Big Log

Album: The Principle Of Moments (1983)
Charted: 11 20

Songfacts®:

  • Plant's lyrics were often influenced by the books of J.R.R. Tolkien. "Big Log" is a mythical, extended metaphor for a lost love: "My love is in league with the freeway... My love is the miles and the waiting." A Big Log is common lingo of tractor trailer drivers. It is the book in which their road hours are logged, therefore the connection between the road and love and the countless hours we all log on both. >>
    Suggestion credit:
    Stuart - Salem, MA
  • In the video, Plant's classic car overheats at a desolate desert gas station, which causes him to muse upon lost love. >>
    Suggestion credit:
    ErickOverveen - Amsterdam, Netherlands
  • This was Robert Plant's first hit as a solo artist after the break up of Led Zeppelin.
  • Some people know this song as "My Love Is In League With The Freeway." The phrase "Big Log" does not appear in the lyrics.
  • The name "Big Log" is likely meaningless. Plant's solo work (up until Now And Zen) and work with Led Zeppelin often featured songs with titles that had little or nothing to do with the lyrics. Also from The Principle Of Moments are the tracks "Messin' With A Mekon," "Horizontal Departure" and "Stranger Here... Than Over There." >>
    Suggestion credit:
    Jodeo - Plymouth, MI
  • Phil Collins played drums on this and five other tracks on the album. He also played drums on Plant's previous album Pictures At Eleven.

Comments: 21

  • Tony S from UsaI love this song so much. But I always wondered if the true meaning was that of a driver on a desolate highway that had to take a major DUMP...a.k.a... a BIG LOG.
  • Emot from IndyRobbie Blunt’s contributions on the initial Plant solo albums are significant!
  • Bob from Shreveport, LaI think the literal meaning of "big log" is a metaphor for the long time spent waiting for a meaningful connection. The song is narrated from the perspective of someone longing for love. Feeling the someone is out there but you haven't found them yet. The video seems to convey this rather well with the implied long trek on the road that the title refers to, the desolate desert setting and Plant's character being abandoned and alone. The narrator feels a burning and passion inside that has made him restless. He travels the highways in search of something he may or may not understand. The final scene of the video seems to provide full context. A woman, finds herself in the same situation as we just saw Plant go through. It could be implied that she is on a similar journey. They seem to both be on the same trajectory yet they still haven't connected yet. It was clear to me that she was intended as the personification of his longing and that she herself was too longing for him. But yet the longing would continue as this was a missed opportunity, only minutes apart, their timelines yet to link up. There is a sense that both characters felt the presence of one another though they have yet to connect.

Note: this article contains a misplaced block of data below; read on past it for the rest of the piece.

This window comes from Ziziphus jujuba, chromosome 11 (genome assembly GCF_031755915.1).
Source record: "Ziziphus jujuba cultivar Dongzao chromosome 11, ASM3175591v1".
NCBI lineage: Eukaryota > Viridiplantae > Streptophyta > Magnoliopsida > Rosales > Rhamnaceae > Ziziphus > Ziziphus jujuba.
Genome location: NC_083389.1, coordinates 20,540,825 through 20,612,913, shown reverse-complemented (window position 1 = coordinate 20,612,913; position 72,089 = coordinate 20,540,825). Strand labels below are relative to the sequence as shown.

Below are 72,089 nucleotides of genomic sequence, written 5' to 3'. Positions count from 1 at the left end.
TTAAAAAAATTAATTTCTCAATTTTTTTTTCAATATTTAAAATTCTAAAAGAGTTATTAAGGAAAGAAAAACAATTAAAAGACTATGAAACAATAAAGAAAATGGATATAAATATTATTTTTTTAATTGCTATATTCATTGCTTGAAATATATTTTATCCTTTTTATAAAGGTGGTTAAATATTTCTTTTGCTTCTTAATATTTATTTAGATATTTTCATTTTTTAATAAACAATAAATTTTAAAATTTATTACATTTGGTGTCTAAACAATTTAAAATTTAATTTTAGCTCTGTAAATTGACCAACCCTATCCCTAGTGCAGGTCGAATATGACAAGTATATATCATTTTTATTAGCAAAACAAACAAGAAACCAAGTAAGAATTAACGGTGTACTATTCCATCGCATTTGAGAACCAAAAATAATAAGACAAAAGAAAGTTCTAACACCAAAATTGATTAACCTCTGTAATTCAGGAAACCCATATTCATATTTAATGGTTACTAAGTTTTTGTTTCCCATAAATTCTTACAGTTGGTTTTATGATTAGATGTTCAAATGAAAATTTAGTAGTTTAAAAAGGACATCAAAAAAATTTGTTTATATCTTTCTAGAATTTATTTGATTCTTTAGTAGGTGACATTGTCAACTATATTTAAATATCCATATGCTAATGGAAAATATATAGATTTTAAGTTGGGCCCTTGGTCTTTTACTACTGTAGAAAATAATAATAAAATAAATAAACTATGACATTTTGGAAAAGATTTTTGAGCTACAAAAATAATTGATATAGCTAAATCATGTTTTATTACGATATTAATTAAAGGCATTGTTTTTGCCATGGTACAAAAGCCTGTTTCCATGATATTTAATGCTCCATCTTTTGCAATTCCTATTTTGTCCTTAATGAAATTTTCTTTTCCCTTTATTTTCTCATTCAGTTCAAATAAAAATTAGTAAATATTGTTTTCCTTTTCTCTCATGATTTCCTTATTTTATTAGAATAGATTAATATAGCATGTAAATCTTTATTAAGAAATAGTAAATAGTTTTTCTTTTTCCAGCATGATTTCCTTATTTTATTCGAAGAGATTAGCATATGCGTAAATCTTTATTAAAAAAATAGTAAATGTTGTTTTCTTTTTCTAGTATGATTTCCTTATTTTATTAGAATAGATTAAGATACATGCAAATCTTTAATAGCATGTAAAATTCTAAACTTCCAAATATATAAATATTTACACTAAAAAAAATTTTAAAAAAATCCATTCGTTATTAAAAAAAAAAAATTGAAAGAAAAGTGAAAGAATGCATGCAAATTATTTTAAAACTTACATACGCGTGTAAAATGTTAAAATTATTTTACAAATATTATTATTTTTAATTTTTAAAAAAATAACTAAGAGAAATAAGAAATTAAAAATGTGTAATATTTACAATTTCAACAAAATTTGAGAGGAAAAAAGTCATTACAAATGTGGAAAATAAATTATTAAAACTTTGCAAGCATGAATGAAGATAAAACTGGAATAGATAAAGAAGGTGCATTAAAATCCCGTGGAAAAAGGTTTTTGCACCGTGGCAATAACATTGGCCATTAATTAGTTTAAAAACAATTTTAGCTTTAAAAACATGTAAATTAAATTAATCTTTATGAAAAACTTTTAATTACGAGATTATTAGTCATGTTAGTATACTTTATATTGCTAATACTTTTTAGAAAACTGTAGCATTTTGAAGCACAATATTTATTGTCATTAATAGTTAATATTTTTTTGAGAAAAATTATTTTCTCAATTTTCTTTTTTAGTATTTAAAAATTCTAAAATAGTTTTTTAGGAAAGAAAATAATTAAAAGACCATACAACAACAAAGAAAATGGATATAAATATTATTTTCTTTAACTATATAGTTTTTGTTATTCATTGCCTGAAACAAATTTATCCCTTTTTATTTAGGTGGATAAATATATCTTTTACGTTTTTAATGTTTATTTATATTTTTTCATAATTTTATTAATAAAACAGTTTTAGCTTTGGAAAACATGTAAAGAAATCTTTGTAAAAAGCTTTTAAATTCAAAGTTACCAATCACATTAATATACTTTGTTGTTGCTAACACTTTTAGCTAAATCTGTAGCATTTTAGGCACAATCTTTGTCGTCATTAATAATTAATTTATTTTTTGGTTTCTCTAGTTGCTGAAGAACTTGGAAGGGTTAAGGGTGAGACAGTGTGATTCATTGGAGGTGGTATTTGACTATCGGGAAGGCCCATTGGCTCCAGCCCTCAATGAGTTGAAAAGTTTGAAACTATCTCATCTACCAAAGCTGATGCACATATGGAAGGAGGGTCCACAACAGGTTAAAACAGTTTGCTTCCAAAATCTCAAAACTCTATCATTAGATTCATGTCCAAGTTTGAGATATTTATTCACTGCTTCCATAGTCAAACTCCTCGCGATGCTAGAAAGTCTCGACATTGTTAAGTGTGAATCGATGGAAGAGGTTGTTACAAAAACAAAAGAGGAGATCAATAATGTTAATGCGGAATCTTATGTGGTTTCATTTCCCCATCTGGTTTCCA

• Fan Of This Song from Western UsI have always liked this song. "As the questions and thousands take flight..." "Should I rest for while at the side?" I dunno. That's life. Questions. Wondering whether to continue or let things go? And the road beckons you forward. My love in is in league with the freeway.
  • Phil from FlorenceI like the comments about “the guitar player”. It’s Jimmy Page.
  • Rt from CaIn the video a feather is seen landing on the shoulder of a man in the restaurant. He brushes it off onto the floor. Robert Plant then walks by and steps on it. Clearly a reference to Plant's recently having moved on from Led Zeppelin. Plant's symbol, from Led Zeppelin IV, was a feather.
  • Ted from Thunder BayWhen I first heard the intro to this song I thought it was going to be a country song.
    I thought " I never liked country before now!"
    But it ended up rock/folk/blues/country-like.